Belgrade had warned people taking salaries from both governments to choose one employer, but hundreds are still getting double payments.
By Linda Karadaku and Ivana Jovanovic in Pristina and Belgrade -- 26/10/12
More than 1,300 people, including political party members, are receiving salaries from both governments, according to a media report. [Reuters]
Six months after Serbian officials ordered Kosovo Serbs drawing salaries from both Pristina and Belgrade to choose one source and stop double dipping, the Serbian government is investigating a report that more than 1,300 people in northern Kosovo are still on both payrolls.
The news is a sore point for people in the region, where Kosovo suffers through the highest unemployment rate in the region – more than 40 percent – and Serbia is facing steep economic problems.
Belgrade launched its new investigation after a report by B92 TV, which reported that several Serb political parties were among more than 1,300 Serbs from Kosovo who are still receiving multiple salaries.
According to B92 TV programme Insajder (Insider), some Kosovo Serb government employees have been "practically receiving three salaries for years." They are paid from Belgrade's budget, and receive an additional 50 percent of their salary from Serbia as an allowance for working in Kosovo. Many also take salaries from Kosovo's government, the programme alleges.
Serbian state news agency Tanjug reported that the Serbian government asked for measures to be taken on the issue based on the laws that "regulate working relations, rights and duties."
Deputy Prime Minister Aleksandar Vucic said that the action is "a kind of fight for a fair relation in which Serbia's taxpayers will know who receives money" in northern Kosovo and other parts of the country.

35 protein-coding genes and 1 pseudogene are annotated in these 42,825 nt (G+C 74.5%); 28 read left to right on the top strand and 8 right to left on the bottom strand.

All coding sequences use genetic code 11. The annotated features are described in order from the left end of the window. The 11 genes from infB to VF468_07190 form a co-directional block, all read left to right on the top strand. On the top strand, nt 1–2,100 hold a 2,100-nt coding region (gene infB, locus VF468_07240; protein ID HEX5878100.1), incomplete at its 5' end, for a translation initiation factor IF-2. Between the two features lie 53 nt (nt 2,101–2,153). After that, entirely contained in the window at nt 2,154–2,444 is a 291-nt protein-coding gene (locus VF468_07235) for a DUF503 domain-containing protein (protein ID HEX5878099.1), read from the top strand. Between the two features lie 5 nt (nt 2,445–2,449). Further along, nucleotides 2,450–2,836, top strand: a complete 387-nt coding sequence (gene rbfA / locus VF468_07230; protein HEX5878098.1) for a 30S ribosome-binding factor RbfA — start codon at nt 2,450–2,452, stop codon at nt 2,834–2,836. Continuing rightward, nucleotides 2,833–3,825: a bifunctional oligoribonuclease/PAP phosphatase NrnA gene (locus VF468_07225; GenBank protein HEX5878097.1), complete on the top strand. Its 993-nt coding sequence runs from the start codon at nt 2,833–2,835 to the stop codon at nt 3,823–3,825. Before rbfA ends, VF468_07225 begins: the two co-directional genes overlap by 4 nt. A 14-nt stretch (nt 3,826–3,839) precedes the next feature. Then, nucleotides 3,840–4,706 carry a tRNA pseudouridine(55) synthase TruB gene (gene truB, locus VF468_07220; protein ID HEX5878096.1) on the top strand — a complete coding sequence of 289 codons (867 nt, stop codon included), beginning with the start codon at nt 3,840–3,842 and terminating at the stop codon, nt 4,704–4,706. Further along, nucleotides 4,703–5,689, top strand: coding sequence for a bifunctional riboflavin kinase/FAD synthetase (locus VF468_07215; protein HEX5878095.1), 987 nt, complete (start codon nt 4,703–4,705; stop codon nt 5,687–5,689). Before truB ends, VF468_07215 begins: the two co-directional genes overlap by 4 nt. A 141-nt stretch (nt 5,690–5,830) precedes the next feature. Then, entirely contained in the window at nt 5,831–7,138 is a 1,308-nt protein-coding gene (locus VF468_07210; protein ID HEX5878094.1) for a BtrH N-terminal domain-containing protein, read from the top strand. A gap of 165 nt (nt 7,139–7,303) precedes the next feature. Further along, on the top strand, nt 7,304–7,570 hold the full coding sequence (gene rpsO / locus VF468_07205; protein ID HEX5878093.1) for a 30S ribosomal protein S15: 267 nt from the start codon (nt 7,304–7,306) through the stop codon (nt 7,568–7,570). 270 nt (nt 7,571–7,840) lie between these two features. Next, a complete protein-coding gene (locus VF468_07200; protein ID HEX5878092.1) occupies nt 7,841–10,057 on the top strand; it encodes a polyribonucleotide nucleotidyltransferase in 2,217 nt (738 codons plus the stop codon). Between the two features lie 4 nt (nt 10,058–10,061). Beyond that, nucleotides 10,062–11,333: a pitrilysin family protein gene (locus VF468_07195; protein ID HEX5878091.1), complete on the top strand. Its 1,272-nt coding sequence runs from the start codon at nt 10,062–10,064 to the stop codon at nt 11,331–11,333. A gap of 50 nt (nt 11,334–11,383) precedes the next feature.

"It is not only that we are starting to resolve this problem, but you will also see that the issue will be tackled from the aspects of corruption and lawlessness, and the results will come faster than expected," Vucic said, according to Tanjug.
The report sparked frustration in Serbia.
"We need help for some elementary things and they get double salaries from the same government that can't manage social help for the people who do not have what to eat," Bojan Bojovic, 28, a designer from Belgrade told SETimes. "… I hope that Serbian officials are going to stop this and get some money for poor people."
"Taken the economic situation in Serbia, the growing budget deficit and necessity to cut public spending in order to achieve budget sanity, the entire Serbian government`s Kosovo expenditure should be reviewed. Hundreds of millions [of dollars] are spent annually in Kosovo, for mere maintenance of the illusion that Kosovo has been a part of Serbia," Dušan Gamser, economic adviser at the Centre For Euro-Atlantic Studies in Belgrade, told SETimes.
In April, Serbian officials asked the workers to give up salaries from Kosovo institutions, or they will be fired and lose their Serbian salaries. The warning came from then-Serb minister for Kosovo Goran Bogdanovic.
The B92 series also reported on corrupt business practices in northern Kosovo, prompting a group of 19 businessmen to complain that the report was politically motivated. In a letter, the group asked the TV station "to stop accusing unselectively and without evidence all businessmen and entire industries from northern Kosovo of smuggling, tax evasion, money laundering and other crimes."
"It is as if [Kosovo Prime Minister] Hashim Thaci and other Albanian separatists and their sponsors from abroad have ordered the airing of the programme on B92 TV with a goal to criminalise northern Kosovo Serbs and abolish their remaining human rights and freedoms,” the letter stated.
Veran Matic, the chief executive officer of B92, told SETimes that the report was "professionally, thoroughly, responsibly and long-time prepared."
"B92 lawyers are checking each of its segments during the preparation, which is the standard we use constantly," Matic said. "Therefore, when we received the request of 'the 19' we, even, didn’t think about it. The show is going on and on. Reactions are expected," Matic said.
Bojan Jakovljevic, director of the company PP Kamilja and president of the Association of Private Entrepreneurs in Leposavic, did not sign the petition, but told SETimes the B92 report included assertions that were "untrue."
"It is either total lack of knowledge of the topic or a tendency to convince the public in order to have northern Kosovo integrated in the so-called Republic of Kosovo. I would say it is more about the second," Jakovljevic said.